You know that mom you see in a lot of commercials? She’s usually decked in khakis and a button-down shirt, smiling as she cleans countertops, folds laundry or puts dinner on the table. You may find you’re not seeing her as often. A new demographic is slowly taking center stage: Dad.
For decades, moms have been the Holy Grail for marketers. If they could reach them effectively, marketers were confident they’d see engagement, participation, sales – whatever they sought – increase. Why? Moms are typically the authority in their homes, making decisions on everything from health care to what kind of detergent to buy to the family’s weekend plans.
Until now. With the economy forcing more men to stay home, the economic status of women rising, and marriages increasingly becoming true partnerships, dads are taking on a new, equal role in homes, making them the hot new target for marketers. Consider these recent findings:
- According to the U.S. Census, one in three men are their child’s primary caregiver.
- A 2010 Yahoo survey of 2,400 U.S. men ages 18 to 64 found more than half identify themselves as the primary grocery shoppers in their households.
- A 2011 study by Mintel Inspire found the percentage of men who say they do most of the household cleaning rose from 17 percent in 2006 to 31 percent in 2011.
- The Ipsos LMX family study of 2,800 moms and dads in 2011 found dads spend 50 percent more time than moms with their kids online, are 50 percent more likely than moms to take the kids to movies, and are also more likely to take the kids to the theater, sporting events or concerts.
If you’ve tuned into television lately, you’ve probably noticed this shift. Take NBC’s new comedy, “Guys with Kids,” which focuses on three dads struggling to hold on to their glory days of youth as they change diapers, bathe little ones and – in the case of one character – manage daily home life as a stay-at-home dad.
Or the latest Swiffer commercial, in which Mom and Dad finish cleaning early, marveling at the free time gained by using a Swiffer Sweeper to do the job. The commercial is part of Swiffer’s “Man Up, Clean Up” campaign, which launched in October. Using online video, social media and live events, the campaign asks men and women to talk about what’s happening in their households and gives men who are pitching in a pat on the back.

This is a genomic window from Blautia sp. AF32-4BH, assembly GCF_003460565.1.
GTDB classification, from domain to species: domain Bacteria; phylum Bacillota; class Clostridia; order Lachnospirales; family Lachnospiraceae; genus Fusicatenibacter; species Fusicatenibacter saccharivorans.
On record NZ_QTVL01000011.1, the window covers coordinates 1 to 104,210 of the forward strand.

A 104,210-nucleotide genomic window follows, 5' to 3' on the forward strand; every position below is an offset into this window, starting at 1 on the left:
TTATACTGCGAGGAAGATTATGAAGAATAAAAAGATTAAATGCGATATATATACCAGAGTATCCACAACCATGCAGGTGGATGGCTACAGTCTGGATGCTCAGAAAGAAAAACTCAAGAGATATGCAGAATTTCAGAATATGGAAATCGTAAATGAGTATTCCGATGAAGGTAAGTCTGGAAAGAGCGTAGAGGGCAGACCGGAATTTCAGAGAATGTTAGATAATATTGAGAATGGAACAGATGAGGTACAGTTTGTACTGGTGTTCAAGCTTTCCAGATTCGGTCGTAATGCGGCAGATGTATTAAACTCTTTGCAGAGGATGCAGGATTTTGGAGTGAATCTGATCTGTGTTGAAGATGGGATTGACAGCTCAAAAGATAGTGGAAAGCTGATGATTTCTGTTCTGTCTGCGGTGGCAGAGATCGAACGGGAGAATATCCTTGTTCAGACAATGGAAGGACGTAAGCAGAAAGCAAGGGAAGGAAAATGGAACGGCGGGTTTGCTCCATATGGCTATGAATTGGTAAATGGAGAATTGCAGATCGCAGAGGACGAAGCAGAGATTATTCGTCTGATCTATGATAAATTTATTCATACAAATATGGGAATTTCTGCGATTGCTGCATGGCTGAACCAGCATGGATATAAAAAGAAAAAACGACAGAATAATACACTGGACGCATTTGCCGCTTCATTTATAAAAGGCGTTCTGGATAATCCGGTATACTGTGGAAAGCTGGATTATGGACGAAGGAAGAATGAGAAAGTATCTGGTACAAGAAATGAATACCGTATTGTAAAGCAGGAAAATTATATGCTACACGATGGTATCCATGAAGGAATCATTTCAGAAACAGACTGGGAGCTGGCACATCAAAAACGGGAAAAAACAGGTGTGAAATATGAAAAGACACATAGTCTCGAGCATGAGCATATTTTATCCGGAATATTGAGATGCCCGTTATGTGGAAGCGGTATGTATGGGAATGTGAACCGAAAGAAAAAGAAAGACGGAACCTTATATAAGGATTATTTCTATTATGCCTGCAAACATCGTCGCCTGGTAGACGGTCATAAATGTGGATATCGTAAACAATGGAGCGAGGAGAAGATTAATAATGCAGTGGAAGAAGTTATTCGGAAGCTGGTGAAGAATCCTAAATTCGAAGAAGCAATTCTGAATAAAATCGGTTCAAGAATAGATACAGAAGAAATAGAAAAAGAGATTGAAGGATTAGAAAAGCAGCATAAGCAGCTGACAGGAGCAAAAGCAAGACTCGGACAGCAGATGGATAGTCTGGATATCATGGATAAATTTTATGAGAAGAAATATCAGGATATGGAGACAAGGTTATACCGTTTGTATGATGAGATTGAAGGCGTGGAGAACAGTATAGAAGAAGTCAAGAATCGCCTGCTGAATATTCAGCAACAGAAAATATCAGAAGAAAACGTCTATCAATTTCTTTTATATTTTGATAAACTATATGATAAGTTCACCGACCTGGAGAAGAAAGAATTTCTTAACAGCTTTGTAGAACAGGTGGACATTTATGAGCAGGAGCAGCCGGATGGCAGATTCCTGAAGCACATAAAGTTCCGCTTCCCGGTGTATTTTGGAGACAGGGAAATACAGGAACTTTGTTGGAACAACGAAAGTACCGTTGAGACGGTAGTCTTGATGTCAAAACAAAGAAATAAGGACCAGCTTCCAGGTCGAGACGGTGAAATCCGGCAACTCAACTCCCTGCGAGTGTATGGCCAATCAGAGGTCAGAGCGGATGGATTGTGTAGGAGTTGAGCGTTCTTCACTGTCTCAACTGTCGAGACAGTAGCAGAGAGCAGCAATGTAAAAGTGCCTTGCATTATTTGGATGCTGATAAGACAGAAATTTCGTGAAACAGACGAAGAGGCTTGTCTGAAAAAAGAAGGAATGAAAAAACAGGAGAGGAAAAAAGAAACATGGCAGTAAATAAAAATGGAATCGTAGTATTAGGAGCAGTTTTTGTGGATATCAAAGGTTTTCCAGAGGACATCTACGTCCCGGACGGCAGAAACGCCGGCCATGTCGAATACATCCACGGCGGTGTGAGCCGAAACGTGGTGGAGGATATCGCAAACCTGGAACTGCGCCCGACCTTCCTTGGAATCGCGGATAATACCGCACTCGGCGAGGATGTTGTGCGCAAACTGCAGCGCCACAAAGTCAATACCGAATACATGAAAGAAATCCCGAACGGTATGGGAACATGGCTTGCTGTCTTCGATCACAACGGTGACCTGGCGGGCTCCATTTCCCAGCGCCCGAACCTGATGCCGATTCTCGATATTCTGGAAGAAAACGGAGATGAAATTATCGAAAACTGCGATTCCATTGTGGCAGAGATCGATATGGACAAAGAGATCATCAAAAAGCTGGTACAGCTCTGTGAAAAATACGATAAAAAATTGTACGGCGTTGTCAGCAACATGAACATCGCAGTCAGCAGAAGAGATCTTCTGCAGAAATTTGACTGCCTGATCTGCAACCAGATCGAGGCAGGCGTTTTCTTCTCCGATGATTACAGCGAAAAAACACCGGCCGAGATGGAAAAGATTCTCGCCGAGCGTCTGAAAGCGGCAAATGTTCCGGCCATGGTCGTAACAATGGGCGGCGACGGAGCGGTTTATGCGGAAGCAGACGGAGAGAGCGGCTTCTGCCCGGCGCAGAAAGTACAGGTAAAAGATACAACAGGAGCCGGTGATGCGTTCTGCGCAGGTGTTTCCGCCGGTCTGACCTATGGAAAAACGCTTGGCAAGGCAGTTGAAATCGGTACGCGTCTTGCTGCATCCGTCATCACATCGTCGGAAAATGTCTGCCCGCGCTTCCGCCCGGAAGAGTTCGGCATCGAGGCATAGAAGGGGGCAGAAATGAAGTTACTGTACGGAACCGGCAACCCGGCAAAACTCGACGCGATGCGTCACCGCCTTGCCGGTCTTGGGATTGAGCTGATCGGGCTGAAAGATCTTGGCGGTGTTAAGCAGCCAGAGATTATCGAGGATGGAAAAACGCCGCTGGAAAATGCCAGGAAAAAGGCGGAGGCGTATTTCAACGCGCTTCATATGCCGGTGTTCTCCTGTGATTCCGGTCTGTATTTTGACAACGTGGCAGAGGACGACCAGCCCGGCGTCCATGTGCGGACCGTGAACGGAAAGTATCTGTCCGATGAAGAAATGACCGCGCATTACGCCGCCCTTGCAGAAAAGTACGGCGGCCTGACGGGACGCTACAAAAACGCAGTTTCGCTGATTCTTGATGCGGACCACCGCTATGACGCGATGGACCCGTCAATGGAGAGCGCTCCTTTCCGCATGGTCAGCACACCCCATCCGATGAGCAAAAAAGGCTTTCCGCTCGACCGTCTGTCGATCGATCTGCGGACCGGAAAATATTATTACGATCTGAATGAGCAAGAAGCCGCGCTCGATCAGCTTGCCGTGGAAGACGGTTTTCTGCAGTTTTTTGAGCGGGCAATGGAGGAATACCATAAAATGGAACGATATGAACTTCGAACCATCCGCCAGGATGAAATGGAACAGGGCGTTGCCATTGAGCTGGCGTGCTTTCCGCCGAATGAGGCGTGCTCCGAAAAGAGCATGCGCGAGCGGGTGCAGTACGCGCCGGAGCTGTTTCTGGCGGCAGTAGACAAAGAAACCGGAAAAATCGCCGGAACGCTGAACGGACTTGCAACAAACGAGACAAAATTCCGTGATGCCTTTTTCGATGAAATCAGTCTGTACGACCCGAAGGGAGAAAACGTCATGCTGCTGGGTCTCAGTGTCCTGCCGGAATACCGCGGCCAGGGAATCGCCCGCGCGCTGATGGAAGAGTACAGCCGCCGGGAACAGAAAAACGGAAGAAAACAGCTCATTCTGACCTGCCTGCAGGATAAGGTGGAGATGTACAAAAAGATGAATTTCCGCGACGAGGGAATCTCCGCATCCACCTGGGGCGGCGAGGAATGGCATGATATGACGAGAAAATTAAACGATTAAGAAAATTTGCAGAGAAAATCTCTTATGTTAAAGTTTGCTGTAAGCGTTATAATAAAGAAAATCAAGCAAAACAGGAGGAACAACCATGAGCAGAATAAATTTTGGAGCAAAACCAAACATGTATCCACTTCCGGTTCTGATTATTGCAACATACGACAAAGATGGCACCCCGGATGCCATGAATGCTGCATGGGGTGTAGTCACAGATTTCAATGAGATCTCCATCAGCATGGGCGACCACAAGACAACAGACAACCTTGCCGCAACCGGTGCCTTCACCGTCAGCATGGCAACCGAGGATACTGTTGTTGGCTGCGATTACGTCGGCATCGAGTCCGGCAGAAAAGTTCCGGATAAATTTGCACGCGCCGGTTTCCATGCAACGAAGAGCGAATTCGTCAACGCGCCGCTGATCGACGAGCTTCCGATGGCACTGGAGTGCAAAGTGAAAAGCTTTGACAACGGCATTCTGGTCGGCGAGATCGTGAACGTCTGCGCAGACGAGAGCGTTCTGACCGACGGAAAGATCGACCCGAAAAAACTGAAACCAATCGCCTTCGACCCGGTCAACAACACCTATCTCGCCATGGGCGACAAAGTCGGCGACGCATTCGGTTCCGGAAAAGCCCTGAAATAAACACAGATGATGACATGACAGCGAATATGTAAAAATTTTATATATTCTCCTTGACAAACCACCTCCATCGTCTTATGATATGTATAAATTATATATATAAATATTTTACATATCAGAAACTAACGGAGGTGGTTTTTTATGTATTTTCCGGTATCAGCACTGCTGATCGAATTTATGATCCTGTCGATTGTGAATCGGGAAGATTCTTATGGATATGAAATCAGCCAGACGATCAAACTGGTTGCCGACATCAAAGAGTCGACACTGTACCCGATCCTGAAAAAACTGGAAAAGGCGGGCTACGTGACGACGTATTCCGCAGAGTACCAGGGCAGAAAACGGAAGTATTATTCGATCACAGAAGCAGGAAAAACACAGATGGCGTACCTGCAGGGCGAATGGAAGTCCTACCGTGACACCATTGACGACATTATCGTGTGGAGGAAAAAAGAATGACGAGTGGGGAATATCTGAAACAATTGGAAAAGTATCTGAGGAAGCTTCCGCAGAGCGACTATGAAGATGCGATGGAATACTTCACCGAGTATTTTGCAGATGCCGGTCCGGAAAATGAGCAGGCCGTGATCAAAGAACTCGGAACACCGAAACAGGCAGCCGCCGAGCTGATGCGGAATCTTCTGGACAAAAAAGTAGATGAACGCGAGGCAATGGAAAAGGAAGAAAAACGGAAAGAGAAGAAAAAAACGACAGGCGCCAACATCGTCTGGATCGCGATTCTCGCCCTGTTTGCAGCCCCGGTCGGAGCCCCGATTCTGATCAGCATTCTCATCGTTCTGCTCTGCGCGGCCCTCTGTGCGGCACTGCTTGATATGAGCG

These dads are passionate about their roles. When Huggies launched a series of ads asking moms to put its diapers to the “Dad test”– one showing a group of dads so engrossed in their sports-watching that they fail to see their babies’ full diapers – fathers across the country were outraged. Huggies responded by sending representatives to the first-ever dad blogger convention, Dad 2.0 in Austin (yup, they blog now, too!), to apologize and issued a revised ad that shows dads giving their undivided attention to sleepy babies after feeding time and testing the diapers, rather than being tested themselves. Subsequent commercials do the same.
This passion also carries over to the big screen. Perhaps the most passionate are the members of the Dude’s Group in the movie adaptation of “What to Expect When You’re Expecting.” These carriage-pushing, Baby Bjorn-wearing, bottle-wielding fathers meet regularly for “happy hour,” a time to take the kids for a walk and talk about the highs and lows of fatherhood. While they spend much of their time venting, they are quick to clarify that their roles as fathers are their favorite role.
As you develop your next marketing strategy, consider whether these new Super Dads should be part of your target audience. They’re making decisions, influencing others and embracing their roles in their households.
To discuss ways you may be able to engage Super Dads, contact us.